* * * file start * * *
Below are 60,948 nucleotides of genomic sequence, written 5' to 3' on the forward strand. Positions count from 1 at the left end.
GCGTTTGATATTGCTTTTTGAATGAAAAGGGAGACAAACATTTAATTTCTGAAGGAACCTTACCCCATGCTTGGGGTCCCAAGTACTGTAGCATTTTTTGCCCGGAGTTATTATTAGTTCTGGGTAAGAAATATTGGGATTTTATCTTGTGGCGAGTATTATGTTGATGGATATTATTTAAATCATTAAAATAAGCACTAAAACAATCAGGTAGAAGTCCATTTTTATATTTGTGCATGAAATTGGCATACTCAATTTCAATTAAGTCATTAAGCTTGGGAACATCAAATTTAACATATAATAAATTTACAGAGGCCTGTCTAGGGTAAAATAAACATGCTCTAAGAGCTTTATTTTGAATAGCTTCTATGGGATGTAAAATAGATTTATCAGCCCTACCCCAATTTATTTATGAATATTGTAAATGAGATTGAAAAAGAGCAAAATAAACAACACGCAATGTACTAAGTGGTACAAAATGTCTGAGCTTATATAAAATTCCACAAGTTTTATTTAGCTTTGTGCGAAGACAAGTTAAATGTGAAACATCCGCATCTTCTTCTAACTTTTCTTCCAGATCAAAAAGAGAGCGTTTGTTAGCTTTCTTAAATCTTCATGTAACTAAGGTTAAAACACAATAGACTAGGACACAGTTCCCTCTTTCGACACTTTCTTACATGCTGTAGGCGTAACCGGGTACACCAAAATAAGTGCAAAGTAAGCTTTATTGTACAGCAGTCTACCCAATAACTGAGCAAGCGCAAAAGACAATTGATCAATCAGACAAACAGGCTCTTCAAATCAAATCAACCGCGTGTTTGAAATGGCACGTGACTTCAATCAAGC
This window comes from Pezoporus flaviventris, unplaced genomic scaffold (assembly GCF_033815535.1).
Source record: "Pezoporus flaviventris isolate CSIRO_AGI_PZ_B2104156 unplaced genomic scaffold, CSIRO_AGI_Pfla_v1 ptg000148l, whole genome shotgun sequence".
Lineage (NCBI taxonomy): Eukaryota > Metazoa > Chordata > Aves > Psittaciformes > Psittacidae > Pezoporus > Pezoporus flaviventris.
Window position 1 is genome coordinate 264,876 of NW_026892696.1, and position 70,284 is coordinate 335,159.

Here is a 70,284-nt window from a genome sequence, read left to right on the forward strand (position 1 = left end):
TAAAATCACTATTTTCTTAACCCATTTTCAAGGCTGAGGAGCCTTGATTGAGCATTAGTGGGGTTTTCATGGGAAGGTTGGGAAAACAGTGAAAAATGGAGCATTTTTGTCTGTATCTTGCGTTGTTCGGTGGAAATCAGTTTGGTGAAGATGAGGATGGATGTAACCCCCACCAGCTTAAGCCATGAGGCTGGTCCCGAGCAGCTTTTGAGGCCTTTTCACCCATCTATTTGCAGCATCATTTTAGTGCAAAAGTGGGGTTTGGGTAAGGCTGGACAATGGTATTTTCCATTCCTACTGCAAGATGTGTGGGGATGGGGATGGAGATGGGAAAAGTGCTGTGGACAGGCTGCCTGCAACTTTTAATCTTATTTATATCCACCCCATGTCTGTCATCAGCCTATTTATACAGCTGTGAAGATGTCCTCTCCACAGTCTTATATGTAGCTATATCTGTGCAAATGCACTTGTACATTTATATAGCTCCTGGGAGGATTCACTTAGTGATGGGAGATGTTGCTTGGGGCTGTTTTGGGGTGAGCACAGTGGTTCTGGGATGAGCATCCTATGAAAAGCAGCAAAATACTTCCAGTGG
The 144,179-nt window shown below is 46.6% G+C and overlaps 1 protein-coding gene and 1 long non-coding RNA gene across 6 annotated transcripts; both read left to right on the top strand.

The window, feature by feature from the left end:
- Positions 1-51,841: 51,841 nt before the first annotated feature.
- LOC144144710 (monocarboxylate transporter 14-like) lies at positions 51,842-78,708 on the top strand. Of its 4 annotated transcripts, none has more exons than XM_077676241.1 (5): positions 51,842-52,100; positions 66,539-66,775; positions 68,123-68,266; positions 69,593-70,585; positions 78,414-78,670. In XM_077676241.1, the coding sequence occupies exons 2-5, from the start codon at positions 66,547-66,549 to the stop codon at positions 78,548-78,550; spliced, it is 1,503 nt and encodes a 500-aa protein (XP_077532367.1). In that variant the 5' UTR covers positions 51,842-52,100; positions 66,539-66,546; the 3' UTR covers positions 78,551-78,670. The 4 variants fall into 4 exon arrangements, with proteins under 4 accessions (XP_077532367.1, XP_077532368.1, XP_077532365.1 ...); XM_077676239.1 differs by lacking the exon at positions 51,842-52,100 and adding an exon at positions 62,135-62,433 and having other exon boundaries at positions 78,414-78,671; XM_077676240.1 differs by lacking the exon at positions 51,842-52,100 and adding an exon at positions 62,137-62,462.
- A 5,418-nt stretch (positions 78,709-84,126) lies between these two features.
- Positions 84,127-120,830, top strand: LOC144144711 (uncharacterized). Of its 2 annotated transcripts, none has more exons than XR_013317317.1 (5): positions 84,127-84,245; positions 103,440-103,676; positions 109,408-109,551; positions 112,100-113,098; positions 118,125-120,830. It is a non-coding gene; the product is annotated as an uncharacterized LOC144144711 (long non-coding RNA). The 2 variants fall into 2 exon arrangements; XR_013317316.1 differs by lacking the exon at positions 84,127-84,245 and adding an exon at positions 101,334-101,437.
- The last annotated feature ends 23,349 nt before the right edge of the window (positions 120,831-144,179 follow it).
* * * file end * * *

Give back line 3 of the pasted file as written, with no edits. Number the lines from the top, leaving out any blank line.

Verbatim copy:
This window comes from Pezoporus flaviventris, unplaced genomic scaffold (assembly GCF_033815535.1).